A new "mega" ageing and dementia research centre aims to dramatically bolster Australia's response to the rapid rise of the elderly population and growing burden of cognitive decline.
World leader in dementia research Professor Kaarin??? Anstey will head up the multidisciplinary team working to radically change the way Australians think about ageing and tackle dementia and Alzheimer's disease.
The ambitious joint initiative between the Neuroscience Research Australia (NeuRA) and UNSW announced on Friday will drive a fundamental paradigm shift from viewing dementia as purely a health burden to exploring ways of boosting "cognitive currency", and safeguarding the freedom and independence of older Australians, Professor Anstey said.
By 2050, people aged 65 and over will outnumber youth across the globe for the first time in human history, with double the number of children under five years of age (15.6 per cent versus 7.2 per cent).
Australians 65 and older will number 8.3 million by 2053, accounting for one in five of the population, according to the Australian Institute of Health and Welfare.
Up to 25 per cent will have some degree of cognitive impairment, of whom 5 to 7 per cent will have a severe cognitive disability, rising from 413,000 Australians today to 1.1 million by 2056.
The rising prevalence of cognitive decline among the rapidly expanding ageing population will have massive implications for the workforce, health and ageing services and the basic make-up of Australian communities.
"It's not just medical, it's a social and economic issue," said Professor Anstey, who will take up the roles of chair in the School of Psychology, Faculty of Science, and NHMRC Principal Research Fellow at NeuRA.
Preserving an individual's cognition is core to the solution, she said.
"Your memories, how you process information, your general knowledge, your competence in the workplace, capacity to manage everyday finances, to follow instructions, travel; it all comes down to cognition," she said.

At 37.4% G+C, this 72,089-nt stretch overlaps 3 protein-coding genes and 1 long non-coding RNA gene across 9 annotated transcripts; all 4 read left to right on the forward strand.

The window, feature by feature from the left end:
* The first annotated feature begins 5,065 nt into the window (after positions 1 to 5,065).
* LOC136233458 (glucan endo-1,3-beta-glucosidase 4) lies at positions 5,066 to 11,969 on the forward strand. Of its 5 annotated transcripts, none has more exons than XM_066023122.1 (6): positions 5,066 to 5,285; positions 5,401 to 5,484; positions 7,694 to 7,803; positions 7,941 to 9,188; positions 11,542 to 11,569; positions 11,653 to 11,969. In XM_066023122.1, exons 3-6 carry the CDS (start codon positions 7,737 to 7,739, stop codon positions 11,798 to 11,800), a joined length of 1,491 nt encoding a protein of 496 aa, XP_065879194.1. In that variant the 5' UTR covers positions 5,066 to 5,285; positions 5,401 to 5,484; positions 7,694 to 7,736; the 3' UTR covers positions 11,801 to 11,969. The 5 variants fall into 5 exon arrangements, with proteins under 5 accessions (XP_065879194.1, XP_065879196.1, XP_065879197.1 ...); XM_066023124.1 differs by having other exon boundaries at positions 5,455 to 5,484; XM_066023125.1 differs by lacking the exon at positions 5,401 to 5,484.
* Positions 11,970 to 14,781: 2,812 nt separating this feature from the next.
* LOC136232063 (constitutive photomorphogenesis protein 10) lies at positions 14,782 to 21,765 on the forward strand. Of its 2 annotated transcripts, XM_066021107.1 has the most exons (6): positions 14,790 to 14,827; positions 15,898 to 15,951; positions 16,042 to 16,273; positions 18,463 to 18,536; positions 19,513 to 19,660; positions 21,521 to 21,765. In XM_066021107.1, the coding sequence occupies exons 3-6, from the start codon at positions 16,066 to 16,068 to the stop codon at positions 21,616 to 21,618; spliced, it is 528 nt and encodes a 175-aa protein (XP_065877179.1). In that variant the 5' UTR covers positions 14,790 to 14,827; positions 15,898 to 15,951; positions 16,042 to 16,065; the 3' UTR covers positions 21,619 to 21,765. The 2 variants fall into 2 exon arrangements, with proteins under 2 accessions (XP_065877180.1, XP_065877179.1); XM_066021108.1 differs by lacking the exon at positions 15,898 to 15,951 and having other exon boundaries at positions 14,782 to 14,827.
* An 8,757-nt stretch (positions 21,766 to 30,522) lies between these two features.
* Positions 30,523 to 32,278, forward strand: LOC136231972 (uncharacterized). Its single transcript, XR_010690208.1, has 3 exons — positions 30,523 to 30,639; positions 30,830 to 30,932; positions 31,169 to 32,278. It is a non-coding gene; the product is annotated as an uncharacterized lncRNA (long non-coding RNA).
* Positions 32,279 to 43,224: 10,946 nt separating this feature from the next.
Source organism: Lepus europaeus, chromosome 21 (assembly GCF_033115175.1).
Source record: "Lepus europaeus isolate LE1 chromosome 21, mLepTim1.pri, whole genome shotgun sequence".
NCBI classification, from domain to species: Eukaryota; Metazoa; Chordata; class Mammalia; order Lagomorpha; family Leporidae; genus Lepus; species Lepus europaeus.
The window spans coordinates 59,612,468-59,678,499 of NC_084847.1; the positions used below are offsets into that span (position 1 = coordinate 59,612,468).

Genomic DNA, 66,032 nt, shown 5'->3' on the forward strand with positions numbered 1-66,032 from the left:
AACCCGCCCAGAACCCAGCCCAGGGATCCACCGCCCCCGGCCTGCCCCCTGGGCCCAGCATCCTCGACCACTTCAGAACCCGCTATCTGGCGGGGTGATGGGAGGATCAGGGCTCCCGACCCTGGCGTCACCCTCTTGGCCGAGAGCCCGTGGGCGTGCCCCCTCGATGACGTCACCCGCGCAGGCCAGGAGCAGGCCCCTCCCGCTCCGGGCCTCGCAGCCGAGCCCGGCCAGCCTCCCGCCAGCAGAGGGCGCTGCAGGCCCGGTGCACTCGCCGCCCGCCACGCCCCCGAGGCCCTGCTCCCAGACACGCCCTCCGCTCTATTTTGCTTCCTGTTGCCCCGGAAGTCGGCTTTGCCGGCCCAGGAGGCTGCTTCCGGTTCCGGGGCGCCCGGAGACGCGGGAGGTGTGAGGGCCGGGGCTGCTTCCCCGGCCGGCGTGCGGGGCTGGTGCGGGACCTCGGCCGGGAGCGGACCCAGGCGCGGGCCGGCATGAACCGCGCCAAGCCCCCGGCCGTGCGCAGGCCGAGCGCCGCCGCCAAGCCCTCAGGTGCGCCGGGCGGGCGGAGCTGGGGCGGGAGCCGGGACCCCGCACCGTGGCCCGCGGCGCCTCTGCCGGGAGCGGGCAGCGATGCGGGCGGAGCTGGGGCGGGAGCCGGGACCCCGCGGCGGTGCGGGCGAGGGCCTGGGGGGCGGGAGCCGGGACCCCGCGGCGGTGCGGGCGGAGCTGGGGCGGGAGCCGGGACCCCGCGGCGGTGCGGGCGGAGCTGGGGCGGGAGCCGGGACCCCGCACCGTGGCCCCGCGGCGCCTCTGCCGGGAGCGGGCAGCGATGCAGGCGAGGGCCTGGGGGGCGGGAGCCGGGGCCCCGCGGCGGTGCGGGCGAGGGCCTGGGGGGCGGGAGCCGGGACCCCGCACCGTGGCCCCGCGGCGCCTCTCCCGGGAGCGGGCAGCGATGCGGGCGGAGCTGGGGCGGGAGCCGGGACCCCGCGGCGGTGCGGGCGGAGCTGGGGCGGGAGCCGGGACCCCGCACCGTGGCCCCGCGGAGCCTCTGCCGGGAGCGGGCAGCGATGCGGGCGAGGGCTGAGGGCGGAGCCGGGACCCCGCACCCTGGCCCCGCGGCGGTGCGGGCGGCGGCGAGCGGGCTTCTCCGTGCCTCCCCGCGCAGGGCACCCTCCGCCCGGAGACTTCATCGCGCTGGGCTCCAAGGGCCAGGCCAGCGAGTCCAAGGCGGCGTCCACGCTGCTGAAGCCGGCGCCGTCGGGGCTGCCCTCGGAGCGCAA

"If we start to think of this area as not just a health issue but one of capital, cognitive capital and a resource for the individual and society we can start to invest in that economy to help people age well and maintain that."
The centre will take a whole-of-life-course approach to ageing well, stretching back to early childhood education through to mitigating powerful risk factors in middle age.
Due to open in January 2018, the centre's researchers will investigate ways of upturning the "old-fashioned" approach to education as a pursuit of youth based on emerging research into neuroplasticity.
Professor Anstey also plans to continue retraining older drivers to guard against the loss of freedom and independence among older drivers who lose their licences.
"You learn how to drive when you're 16 years old. Road rules change, cars change but most people never have a refresher," she said.
Middle age was fertile ground for cutting the future rate of dementia, when obesity, high blood pressure and high cholesterol are potent risk factors for cognitive decline in later life, Professor Anstey said.
Cutting middle-aged obesity in Australia by 20 per cent between 2015 and 2025 would trigger a 10 per cent decline in dementia among 65 to 69 years olds, according to 2014 modelling published in PLOS One.
The centre will take a multi-pronged approach exploring lifestyle, neurological and biological risk factors as well as the impact of cognitive ageing on everyday function for the individual and the community.
"It's really exciting to be working in this mega research centre that provides such a dynamic environment to address the really big question facing the ageing population," Professor Anstey said.
Over the next five years the centre will also focus on developing a global research network for dementia prevention, building physical and mental resilience in ageing and how cognitive decline impacts on decision-making.
The way dementia is studied also needed a shake-up, Professor Anstey suggested.
"What we know about ageing is based on study of older cohorts, but we need to be thinking about those who are young and middle-aged now," Professor Anstey said.
UNSW Sydney vice-chancellor Professor Ian Jacobs said: "We are delighted to welcome Professor Anstey, a world leader in ageing and dementia research, to UNSW Sydney."
Professor Peter Schofield CEO and executive director of NeuRA, said Professor Anstey would also add a "crucial new dimension to research programs through her longitudinal study of the psychiatric causes of dementia".